After the fall of the Sghnaks system in Karabakh, the meliks again became the only autocratic lords of their domains. In the absence of general centralized power and after the break down of the established order, the intermarriages became the only means to keep the country going. Related by marriage, the princely families of the region managed to overcome the internal disunion and the excessive ambitions of the Karabakh lords. The marriage connections successfully replaced a military treaty, due to which the nomadic tribes were unable to penetrate into Karabakh and settle there. The Sghnakhs soldiers entered the services of meliks.

The investigator of Armeno-Persian relations Hakob Papasian wrote, “The second quarter of the eighteenth century was one of the exceptional periods in the Armenian political self-awareness, when the historical upheavals did not prevent the ruling circles from determining how to stand in relation to the surrounding and adopt new political decisions dictated by the new historical situations.”1

As a result of this reasonable attitude the Armenian militants entered the service of Nadir Khan, to fight against the Turkish army of Topal (lame) Osman Pasha. In 1732 six Armenian divisions took part in the battles in the Irano-Iraqi frontier and in Hamadan.2

Maintaining good relations with the Persian court, the Dizak Melik Yegan promoted the Armeno-Persian relations with great success. According to the Armenian novelist Raffi, his family descended from the princely dynast of Lorris-Melikian and moved to Karabakh from the Arto village of Lorri. Melik Yegan was at continuous enmity with his relative Melik Elizbarov who had forcibly seized his family domain of Pambak valley and a part of Lorri. Yegan was forced to leave his native land accompanied by his father and his people and settle in Dizak. Here his father Ghukas Vardanian restored the Gtich Monastery, establishing a new monastic order, and his son, named Yegan, founded another church in the Togh village, and built ramparts around their new domain.3

Nadir Shah’s court chronologer Mohammad Khazem in the first book of his historiography (the book consisted of three volumes) mentioned the name of Armenian Melik Yegan, considering him an able and extremely talented politician, who had won the confidence and the trust of the Shah. Nadir always believed in the honesty and reliability of Melik Yegan. After this Melik, the chronologer appreciated highly the abilities of Armenian military commanders Melik Tamraz (Giulistan) and Melik Harutiun (Jraberd).4 The cooperation of Karabakh meliks and Nadir Shah resulted in the Armenian gains of 1733. In late autumn of 1732 the Gandzak and Karabakh meliks, avoiding direct conflict with the Turkish regular army, accepted them in their estates, obliged to supply them during the whole winter. After wintering here, the Turks intended to launch a massive attack on Iran in spring. Of course, the Turks remembered the Varanda slaughter very well, but they couldn’t help wintering in the fertile and rich Karabakh, besides the once mighty Sghnaks had ceased to exist, and they considered not dangerous remaining there in winter. Moreover, with the Russo-Persian treaty, the Russian army had left the Caspian coast, and the Armenians could not turn to Russia for support. But Karabakh, together with the whole of Gandzak Khanate, was making secret plans against the Turks. The plot was formed and led by the Dizak Melik Yegan. The slogan of the plotters was, “Preserve the old seeds of hope and destroy the new ones, which won’t be productive.”5 These metaphors indicated the Persians to be the “old seeds” and the Turks – “the new ones”.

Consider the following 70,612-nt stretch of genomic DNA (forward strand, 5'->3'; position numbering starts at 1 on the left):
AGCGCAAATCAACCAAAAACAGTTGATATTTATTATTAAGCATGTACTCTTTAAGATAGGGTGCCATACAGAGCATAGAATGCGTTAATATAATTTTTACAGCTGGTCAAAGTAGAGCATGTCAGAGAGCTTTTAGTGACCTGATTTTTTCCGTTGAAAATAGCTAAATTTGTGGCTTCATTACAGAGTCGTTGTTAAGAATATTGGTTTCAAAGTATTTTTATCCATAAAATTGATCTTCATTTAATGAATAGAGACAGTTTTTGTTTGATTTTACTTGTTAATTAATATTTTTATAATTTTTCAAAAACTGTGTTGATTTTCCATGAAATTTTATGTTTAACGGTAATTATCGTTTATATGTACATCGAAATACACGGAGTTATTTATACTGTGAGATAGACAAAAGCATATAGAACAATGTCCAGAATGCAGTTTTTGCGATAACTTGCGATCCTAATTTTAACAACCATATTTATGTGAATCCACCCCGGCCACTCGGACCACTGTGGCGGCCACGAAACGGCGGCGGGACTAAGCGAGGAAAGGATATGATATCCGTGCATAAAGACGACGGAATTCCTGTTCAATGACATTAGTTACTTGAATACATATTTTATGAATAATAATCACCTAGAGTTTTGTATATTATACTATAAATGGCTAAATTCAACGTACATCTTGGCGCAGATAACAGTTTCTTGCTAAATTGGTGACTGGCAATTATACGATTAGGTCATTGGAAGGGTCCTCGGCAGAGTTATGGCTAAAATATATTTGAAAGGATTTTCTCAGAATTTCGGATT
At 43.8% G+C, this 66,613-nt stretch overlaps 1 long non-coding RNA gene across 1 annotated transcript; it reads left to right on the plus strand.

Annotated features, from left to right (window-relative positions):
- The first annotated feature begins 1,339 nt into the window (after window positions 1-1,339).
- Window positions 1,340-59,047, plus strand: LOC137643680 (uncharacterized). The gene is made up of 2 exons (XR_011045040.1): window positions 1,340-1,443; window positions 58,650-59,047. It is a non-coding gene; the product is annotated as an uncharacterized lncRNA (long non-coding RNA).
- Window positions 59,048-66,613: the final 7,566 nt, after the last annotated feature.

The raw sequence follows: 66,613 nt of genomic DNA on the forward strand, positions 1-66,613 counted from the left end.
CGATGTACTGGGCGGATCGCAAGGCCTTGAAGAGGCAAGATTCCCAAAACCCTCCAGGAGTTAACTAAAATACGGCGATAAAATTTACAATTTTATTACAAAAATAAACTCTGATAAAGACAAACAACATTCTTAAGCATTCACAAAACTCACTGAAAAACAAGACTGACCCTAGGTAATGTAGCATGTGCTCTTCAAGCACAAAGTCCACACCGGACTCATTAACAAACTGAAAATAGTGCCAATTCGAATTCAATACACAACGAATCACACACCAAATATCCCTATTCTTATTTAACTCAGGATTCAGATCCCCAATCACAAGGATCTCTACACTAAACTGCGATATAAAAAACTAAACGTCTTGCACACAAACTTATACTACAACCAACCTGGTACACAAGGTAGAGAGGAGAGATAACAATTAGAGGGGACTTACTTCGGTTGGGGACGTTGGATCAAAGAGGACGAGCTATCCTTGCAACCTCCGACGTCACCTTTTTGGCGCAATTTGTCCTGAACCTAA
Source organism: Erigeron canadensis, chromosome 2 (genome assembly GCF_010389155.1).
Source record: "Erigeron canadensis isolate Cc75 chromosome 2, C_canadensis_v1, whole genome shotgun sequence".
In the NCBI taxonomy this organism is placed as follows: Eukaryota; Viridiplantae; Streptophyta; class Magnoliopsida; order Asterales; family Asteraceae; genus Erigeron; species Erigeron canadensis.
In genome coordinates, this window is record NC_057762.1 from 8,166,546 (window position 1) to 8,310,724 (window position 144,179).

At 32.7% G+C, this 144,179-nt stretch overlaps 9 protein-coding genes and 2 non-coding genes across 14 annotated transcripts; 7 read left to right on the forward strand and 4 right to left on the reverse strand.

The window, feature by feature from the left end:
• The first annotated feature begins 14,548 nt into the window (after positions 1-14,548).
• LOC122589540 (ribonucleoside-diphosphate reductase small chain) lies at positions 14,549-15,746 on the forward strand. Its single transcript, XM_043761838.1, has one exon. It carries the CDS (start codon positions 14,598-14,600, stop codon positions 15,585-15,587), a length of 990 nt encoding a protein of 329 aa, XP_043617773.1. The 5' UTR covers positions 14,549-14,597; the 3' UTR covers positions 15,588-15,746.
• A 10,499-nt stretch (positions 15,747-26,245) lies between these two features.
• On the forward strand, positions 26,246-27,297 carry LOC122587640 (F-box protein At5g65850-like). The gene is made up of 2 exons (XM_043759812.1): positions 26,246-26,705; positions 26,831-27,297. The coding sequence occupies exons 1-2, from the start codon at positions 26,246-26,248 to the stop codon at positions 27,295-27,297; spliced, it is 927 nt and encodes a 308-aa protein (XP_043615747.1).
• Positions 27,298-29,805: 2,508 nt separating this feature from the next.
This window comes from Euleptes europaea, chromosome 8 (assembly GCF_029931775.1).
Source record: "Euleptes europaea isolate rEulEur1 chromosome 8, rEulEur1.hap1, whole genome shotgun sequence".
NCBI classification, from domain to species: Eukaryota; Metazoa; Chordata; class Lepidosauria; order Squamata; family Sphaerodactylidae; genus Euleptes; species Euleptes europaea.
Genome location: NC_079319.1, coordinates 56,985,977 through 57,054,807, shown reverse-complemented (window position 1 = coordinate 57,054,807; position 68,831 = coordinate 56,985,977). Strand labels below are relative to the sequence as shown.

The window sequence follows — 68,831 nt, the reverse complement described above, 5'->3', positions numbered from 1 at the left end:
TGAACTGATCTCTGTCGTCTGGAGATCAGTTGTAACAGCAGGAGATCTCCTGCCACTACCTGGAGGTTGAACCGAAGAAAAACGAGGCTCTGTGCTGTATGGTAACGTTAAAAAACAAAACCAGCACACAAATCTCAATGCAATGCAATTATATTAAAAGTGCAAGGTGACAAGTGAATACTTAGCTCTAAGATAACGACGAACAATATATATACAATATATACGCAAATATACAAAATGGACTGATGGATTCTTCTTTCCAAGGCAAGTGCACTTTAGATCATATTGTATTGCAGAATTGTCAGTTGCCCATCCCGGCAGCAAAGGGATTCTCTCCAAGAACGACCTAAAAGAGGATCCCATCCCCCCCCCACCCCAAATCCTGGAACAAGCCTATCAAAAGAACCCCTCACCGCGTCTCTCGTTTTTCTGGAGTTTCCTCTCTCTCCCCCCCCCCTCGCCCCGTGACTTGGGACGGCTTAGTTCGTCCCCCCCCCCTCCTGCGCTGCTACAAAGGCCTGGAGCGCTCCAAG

Guns were fired at the first Easter night, signalling the plotters to act. The whole of Karabakh population, already experienced in such campaigns, immediately attacked the Turks, killing and scattering the soldiers of the Turkish army. The notorious commander-in-chief Sari Mustafa (we got to know him from the Shushi battle) fled to Yerevan, which was still held by the Turks. In Varanda the revolt was headed by Anna Khatun, who was Melik Yegan’s sister. His beautiful daughter Gayaneh killed the hateful Turkish general Suleiman Bek with a dagger.6 Later the heroic girl took religious vows and lived a life in the service of God in a convent in the Avetaranots village monastery.7

This optional Armeno-Persian alliance laid the foundation of the new political and military treaty with Iran.

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